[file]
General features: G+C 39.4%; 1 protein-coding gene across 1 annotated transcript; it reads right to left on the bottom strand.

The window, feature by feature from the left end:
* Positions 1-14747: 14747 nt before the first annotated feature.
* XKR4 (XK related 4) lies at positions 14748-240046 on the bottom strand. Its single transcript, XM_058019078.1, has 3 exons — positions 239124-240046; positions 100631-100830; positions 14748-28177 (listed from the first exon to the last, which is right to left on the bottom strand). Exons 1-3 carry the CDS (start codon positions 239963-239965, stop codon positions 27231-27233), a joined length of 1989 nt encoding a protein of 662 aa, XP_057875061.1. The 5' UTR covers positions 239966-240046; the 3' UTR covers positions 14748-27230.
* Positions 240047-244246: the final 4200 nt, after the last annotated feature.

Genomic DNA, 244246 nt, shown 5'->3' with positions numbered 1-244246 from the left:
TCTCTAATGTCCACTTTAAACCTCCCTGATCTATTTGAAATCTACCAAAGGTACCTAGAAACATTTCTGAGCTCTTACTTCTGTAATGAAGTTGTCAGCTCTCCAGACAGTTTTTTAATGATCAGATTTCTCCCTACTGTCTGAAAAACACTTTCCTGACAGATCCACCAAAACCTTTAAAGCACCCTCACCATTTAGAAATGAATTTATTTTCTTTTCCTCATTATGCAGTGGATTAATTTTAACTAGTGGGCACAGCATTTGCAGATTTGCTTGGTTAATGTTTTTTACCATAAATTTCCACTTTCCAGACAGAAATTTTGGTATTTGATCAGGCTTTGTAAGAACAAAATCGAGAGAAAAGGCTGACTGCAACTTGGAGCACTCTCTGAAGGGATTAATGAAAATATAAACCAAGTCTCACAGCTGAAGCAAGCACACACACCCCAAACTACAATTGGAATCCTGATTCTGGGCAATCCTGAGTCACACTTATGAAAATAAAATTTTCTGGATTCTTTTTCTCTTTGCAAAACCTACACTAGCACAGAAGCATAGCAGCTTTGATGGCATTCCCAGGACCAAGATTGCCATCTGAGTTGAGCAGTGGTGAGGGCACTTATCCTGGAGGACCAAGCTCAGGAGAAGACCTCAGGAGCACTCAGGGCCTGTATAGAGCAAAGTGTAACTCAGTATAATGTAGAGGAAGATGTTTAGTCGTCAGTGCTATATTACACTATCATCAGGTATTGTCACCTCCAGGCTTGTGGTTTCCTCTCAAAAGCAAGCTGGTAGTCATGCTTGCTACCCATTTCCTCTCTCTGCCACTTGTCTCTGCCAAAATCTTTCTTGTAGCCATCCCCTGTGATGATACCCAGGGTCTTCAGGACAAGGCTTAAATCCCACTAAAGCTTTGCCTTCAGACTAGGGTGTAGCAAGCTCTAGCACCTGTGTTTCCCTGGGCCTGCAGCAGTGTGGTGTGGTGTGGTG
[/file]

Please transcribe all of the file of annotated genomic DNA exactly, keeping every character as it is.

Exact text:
General features: G+C 39.4%; 1 protein-coding gene across 1 annotated transcript; it reads right to left on the bottom strand.

The window, feature by feature from the left end:
* Positions 1-14747: 14747 nt before the first annotated feature.
* XKR4 (XK related 4) lies at positions 14748-240046 on the bottom strand. Its single transcript, XM_058019078.1, has 3 exons — positions 239124-240046; positions 100631-100830; positions 14748-28177 (listed from the first exon to the last, which is right to left on the bottom strand). Exons 1-3 carry the CDS (start codon positions 239963-239965, stop codon positions 27231-27233), a joined length of 1989 nt encoding a protein of 662 aa, XP_057875061.1. The 5' UTR covers positions 239966-240046; the 3' UTR covers positions 14748-27230.
* Positions 240047-244246: the final 4200 nt, after the last annotated feature.

Genomic DNA, 244246 nt, shown 5'->3' with positions numbered 1-244246 from the left:
TCTCTAATGTCCACTTTAAACCTCCCTGATCTATTTGAAATCTACCAAAGGTACCTAGAAACATTTCTGAGCTCTTACTTCTGTAATGAAGTTGTCAGCTCTCCAGACAGTTTTTTAATGATCAGATTTCTCCCTACTGTCTGAAAAACACTTTCCTGACAGATCCACCAAAACCTTTAAAGCACCCTCACCATTTAGAAATGAATTTATTTTCTTTTCCTCATTATGCAGTGGATTAATTTTAACTAGTGGGCACAGCATTTGCAGATTTGCTTGGTTAATGTTTTTTACCATAAATTTCCACTTTCCAGACAGAAATTTTGGTATTTGATCAGGCTTTGTAAGAACAAAATCGAGAGAAAAGGCTGACTGCAACTTGGAGCACTCTCTGAAGGGATTAATGAAAATATAAACCAAGTCTCACAGCTGAAGCAAGCACACACACCCCAAACTACAATTGGAATCCTGATTCTGGGCAATCCTGAGTCACACTTATGAAAATAAAATTTTCTGGATTCTTTTTCTCTTTGCAAAACCTACACTAGCACAGAAGCATAGCAGCTTTGATGGCATTCCCAGGACCAAGATTGCCATCTGAGTTGAGCAGTGGTGAGGGCACTTATCCTGGAGGACCAAGCTCAGGAGAAGACCTCAGGAGCACTCAGGGCCTGTATAGAGCAAAGTGTAACTCAGTATAATGTAGAGGAAGATGTTTAGTCGTCAGTGCTATATTACACTATCATCAGGTATTGTCACCTCCAGGCTTGTGGTTTCCTCTCAAAAGCAAGCTGGTAGTCATGCTTGCTACCCATTTCCTCTCTCTGCCACTTGTCTCTGCCAAAATCTTTCTTGTAGCCATCCCCTGTGATGATACCCAGGGTCTTCAGGACAAGGCTTAAATCCCACTAAAGCTTTGCCTTCAGACTAGGGTGTAGCAAGCTCTAGCACCTGTGTTTCCCTGGGCCTGCAGCAGTGTGGTGTGGTGTGGTG